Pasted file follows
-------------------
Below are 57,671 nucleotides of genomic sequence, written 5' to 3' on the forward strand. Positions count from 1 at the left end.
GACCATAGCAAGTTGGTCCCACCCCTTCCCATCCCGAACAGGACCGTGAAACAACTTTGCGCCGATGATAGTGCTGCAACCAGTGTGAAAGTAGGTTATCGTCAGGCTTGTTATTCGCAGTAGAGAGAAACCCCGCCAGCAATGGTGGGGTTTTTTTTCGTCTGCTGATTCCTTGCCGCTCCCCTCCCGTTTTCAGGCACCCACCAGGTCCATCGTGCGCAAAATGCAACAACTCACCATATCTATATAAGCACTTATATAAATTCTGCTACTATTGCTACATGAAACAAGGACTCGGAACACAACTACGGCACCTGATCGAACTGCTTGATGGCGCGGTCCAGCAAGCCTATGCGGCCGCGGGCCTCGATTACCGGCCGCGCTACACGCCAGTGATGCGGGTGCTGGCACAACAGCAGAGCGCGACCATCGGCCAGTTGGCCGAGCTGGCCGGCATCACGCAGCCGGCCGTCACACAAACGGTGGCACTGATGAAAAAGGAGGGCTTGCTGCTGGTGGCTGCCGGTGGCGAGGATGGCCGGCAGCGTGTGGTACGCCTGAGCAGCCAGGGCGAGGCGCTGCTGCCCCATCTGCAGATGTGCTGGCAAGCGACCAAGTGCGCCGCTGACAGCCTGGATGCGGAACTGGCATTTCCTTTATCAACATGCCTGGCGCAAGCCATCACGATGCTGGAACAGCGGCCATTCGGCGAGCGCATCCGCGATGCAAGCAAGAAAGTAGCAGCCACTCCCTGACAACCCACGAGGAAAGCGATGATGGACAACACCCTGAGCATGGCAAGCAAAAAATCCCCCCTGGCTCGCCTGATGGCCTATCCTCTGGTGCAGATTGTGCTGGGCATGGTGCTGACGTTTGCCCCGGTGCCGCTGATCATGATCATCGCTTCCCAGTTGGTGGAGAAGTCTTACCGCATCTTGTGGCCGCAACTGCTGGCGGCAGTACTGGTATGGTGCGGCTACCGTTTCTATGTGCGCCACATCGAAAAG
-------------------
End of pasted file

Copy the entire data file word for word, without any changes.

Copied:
Below are 57,671 nucleotides of genomic sequence, written 5' to 3' on the forward strand. Positions count from 1 at the left end.
GACCATAGCAAGTTGGTCCCACCCCTTCCCATCCCGAACAGGACCGTGAAACAACTTTGCGCCGATGATAGTGCTGCAACCAGTGTGAAAGTAGGTTATCGTCAGGCTTGTTATTCGCAGTAGAGAGAAACCCCGCCAGCAATGGTGGGGTTTTTTTTCGTCTGCTGATTCCTTGCCGCTCCCCTCCCGTTTTCAGGCACCCACCAGGTCCATCGTGCGCAAAATGCAACAACTCACCATATCTATATAAGCACTTATATAAATTCTGCTACTATTGCTACATGAAACAAGGACTCGGAACACAACTACGGCACCTGATCGAACTGCTTGATGGCGCGGTCCAGCAAGCCTATGCGGCCGCGGGCCTCGATTACCGGCCGCGCTACACGCCAGTGATGCGGGTGCTGGCACAACAGCAGAGCGCGACCATCGGCCAGTTGGCCGAGCTGGCCGGCATCACGCAGCCGGCCGTCACACAAACGGTGGCACTGATGAAAAAGGAGGGCTTGCTGCTGGTGGCTGCCGGTGGCGAGGATGGCCGGCAGCGTGTGGTACGCCTGAGCAGCCAGGGCGAGGCGCTGCTGCCCCATCTGCAGATGTGCTGGCAAGCGACCAAGTGCGCCGCTGACAGCCTGGATGCGGAACTGGCATTTCCTTTATCAACATGCCTGGCGCAAGCCATCACGATGCTGGAACAGCGGCCATTCGGCGAGCGCATCCGCGATGCAAGCAAGAAAGTAGCAGCCACTCCCTGACAACCCACGAGGAAAGCGATGATGGACAACACCCTGAGCATGGCAAGCAAAAAATCCCCCCTGGCTCGCCTGATGGCCTATCCTCTGGTGCAGATTGTGCTGGGCATGGTGCTGACGTTTGCCCCGGTGCCGCTGATCATGATCATCGCTTCCCAGTTGGTGGAGAAGTCTTACCGCATCTTGTGGCCGCAACTGCTGGCGGCAGTACTGGTATGGTGCGGCTACCGTTTCTATGTGCGCCACATCGAAAAG